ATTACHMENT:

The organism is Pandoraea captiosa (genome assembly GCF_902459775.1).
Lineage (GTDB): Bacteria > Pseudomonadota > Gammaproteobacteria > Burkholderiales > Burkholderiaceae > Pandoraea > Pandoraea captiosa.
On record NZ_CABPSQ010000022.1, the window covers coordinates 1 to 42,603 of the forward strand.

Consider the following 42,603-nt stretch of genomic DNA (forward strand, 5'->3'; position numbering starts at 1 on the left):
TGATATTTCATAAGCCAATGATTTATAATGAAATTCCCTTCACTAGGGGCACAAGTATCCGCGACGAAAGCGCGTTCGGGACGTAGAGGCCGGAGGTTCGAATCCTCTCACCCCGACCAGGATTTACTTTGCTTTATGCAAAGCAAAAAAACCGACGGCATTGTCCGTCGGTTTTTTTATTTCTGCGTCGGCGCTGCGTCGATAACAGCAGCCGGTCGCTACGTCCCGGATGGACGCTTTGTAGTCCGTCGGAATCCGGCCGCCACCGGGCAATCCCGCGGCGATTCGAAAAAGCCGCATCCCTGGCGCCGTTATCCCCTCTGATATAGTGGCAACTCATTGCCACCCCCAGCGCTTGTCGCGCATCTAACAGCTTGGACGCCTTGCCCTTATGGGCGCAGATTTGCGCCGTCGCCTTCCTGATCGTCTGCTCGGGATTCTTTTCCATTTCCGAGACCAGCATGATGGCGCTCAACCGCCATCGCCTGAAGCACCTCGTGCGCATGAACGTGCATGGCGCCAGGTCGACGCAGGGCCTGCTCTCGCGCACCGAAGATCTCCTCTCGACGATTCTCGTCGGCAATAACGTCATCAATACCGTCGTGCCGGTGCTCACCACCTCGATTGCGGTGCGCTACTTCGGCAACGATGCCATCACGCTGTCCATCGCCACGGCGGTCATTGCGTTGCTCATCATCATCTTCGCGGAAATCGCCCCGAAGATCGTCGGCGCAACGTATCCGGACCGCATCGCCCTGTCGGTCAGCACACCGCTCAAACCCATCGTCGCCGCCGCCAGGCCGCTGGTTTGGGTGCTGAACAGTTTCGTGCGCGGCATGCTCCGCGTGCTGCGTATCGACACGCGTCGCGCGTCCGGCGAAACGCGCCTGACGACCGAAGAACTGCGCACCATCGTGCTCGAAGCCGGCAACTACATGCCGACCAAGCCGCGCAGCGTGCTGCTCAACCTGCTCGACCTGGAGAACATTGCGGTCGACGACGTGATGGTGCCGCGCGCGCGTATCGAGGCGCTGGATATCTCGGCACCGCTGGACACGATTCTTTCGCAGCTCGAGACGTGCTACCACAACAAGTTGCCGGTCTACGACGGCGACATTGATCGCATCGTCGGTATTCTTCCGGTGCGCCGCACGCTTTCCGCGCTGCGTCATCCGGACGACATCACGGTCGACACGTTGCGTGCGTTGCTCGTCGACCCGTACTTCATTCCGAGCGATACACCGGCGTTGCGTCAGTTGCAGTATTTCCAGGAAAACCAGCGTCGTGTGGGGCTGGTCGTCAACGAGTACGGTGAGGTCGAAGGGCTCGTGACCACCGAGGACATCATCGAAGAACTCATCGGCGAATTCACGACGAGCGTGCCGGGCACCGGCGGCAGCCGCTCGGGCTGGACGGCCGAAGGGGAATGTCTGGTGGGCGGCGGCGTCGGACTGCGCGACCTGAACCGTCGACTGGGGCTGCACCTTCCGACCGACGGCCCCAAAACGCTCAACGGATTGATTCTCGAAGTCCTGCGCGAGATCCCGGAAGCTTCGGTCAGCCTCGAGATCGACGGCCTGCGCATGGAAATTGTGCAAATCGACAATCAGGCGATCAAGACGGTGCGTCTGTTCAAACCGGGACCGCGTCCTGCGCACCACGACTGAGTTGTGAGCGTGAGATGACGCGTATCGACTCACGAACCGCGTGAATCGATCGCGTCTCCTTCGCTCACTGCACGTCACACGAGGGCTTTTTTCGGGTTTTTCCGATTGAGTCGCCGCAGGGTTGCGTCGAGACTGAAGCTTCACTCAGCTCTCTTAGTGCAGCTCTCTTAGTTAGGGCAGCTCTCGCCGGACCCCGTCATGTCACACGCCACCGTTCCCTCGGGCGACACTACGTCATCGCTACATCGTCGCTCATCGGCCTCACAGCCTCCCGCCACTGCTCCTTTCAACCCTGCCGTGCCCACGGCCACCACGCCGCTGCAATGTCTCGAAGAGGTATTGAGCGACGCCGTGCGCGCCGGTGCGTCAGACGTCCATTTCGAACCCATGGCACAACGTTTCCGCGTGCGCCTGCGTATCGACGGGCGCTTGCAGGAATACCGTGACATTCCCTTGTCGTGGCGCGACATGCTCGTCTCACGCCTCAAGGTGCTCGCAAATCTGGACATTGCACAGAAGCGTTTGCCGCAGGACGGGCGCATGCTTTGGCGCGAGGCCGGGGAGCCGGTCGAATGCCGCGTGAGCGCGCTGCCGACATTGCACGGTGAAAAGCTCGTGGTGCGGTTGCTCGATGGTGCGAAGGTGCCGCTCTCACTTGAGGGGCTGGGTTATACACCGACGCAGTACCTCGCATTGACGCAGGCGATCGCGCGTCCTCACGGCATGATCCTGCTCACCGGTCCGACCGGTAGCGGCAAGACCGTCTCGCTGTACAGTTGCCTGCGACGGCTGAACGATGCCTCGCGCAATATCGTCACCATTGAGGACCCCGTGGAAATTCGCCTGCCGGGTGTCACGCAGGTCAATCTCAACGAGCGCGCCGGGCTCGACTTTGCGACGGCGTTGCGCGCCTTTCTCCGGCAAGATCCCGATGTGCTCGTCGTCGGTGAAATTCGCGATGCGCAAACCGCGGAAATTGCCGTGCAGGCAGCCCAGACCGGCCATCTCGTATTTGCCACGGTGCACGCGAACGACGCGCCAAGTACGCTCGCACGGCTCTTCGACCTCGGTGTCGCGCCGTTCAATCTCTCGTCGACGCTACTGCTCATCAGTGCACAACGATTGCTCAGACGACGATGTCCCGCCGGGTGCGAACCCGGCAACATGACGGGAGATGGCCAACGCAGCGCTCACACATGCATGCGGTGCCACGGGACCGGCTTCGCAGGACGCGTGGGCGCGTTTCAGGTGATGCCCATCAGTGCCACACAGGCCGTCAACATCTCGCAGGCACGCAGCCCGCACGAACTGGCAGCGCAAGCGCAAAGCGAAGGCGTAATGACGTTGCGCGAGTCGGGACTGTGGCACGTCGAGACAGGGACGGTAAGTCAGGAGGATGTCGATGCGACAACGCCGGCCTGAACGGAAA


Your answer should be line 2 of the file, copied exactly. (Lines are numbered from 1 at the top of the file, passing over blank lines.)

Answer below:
Lineage (GTDB): Bacteria > Pseudomonadota > Gammaproteobacteria > Burkholderiales > Burkholderiaceae > Pandoraea > Pandoraea captiosa.